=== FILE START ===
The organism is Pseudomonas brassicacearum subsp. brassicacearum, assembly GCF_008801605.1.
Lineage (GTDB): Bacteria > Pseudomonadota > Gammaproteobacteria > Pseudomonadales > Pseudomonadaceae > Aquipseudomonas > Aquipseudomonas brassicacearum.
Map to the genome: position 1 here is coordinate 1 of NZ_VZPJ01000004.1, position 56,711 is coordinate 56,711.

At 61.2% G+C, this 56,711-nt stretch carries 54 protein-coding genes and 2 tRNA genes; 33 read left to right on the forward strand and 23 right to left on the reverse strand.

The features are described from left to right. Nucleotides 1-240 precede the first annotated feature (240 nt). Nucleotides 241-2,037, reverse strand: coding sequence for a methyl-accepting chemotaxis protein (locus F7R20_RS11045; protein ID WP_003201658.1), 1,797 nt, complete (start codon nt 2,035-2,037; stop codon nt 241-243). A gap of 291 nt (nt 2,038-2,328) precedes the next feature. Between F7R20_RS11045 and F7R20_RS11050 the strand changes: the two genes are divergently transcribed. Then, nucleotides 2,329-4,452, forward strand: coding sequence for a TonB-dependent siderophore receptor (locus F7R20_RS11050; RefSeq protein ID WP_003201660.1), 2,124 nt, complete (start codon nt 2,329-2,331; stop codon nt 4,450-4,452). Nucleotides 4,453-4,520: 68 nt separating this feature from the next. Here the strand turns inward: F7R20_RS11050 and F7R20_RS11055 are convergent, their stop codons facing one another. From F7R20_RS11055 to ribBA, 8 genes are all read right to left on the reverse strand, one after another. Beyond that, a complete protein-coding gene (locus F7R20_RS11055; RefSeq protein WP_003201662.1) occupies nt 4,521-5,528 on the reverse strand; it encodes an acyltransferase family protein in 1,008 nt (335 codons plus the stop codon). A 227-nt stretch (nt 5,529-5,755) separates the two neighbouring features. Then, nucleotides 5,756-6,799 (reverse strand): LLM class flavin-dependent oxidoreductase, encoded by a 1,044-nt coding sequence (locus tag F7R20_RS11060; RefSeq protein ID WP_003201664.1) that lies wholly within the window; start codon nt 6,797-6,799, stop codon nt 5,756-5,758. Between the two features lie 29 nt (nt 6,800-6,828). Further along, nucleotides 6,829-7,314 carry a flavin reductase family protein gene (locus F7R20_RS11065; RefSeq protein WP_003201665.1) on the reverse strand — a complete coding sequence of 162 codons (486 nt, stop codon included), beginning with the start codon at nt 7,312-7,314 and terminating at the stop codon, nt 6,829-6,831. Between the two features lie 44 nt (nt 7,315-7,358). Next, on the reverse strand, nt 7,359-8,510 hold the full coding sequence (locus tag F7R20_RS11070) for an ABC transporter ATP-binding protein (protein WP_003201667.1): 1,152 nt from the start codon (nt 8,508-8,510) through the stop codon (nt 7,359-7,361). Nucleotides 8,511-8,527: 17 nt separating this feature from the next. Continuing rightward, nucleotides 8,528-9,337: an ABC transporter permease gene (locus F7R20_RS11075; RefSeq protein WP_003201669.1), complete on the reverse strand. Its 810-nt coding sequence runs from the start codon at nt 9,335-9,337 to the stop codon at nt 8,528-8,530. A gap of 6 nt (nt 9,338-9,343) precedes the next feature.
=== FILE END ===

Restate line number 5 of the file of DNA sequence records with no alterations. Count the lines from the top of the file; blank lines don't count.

The features are described from left to right. Nucleotides 1-240 precede the first annotated feature (240 nt). Nucleotides 241-2,037, reverse strand: coding sequence for a methyl-accepting chemotaxis protein (locus F7R20_RS11045; protein ID WP_003201658.1), 1,797 nt, complete (start codon nt 2,035-2,037; stop codon nt 241-243). A gap of 291 nt (nt 2,038-2,328) precedes the next feature. Between F7R20_RS11045 and F7R20_RS11050 the strand changes: the two genes are divergently transcribed. Then, nucleotides 2,329-4,452, forward strand: coding sequence for a TonB-dependent siderophore receptor (locus F7R20_RS11050; RefSeq protein ID WP_003201660.1), 2,124 nt, complete (start codon nt 2,329-2,331; stop codon nt 4,450-4,452). Nucleotides 4,453-4,520: 68 nt separating this feature from the next. Here the strand turns inward: F7R20_RS11050 and F7R20_RS11055 are convergent, their stop codons facing one another. From F7R20_RS11055 to ribBA, 8 genes are all read right to left on the reverse strand, one after another. Beyond that, a complete protein-coding gene (locus F7R20_RS11055; RefSeq protein WP_003201662.1) occupies nt 4,521-5,528 on the reverse strand; it encodes an acyltransferase family protein in 1,008 nt (335 codons plus the stop codon). A 227-nt stretch (nt 5,529-5,755) separates the two neighbouring features. Then, nucleotides 5,756-6,799 (reverse strand): LLM class flavin-dependent oxidoreductase, encoded by a 1,044-nt coding sequence (locus tag F7R20_RS11060; RefSeq protein ID WP_003201664.1) that lies wholly within the window; start codon nt 6,797-6,799, stop codon nt 5,756-5,758. Between the two features lie 29 nt (nt 6,800-6,828). Further along, nucleotides 6,829-7,314 carry a flavin reductase family protein gene (locus F7R20_RS11065; RefSeq protein WP_003201665.1) on the reverse strand — a complete coding sequence of 162 codons (486 nt, stop codon included), beginning with the start codon at nt 7,312-7,314 and terminating at the stop codon, nt 6,829-6,831. Between the two features lie 44 nt (nt 7,315-7,358). Next, on the reverse strand, nt 7,359-8,510 hold the full coding sequence (locus tag F7R20_RS11070) for an ABC transporter ATP-binding protein (protein WP_003201667.1): 1,152 nt from the start codon (nt 8,508-8,510) through the stop codon (nt 7,359-7,361). Nucleotides 8,511-8,527: 17 nt separating this feature from the next. Continuing rightward, nucleotides 8,528-9,337: an ABC transporter permease gene (locus F7R20_RS11075; RefSeq protein WP_003201669.1), complete on the reverse strand. Its 810-nt coding sequence runs from the start codon at nt 9,335-9,337 to the stop codon at nt 8,528-8,530. A gap of 6 nt (nt 9,338-9,343) precedes the next feature.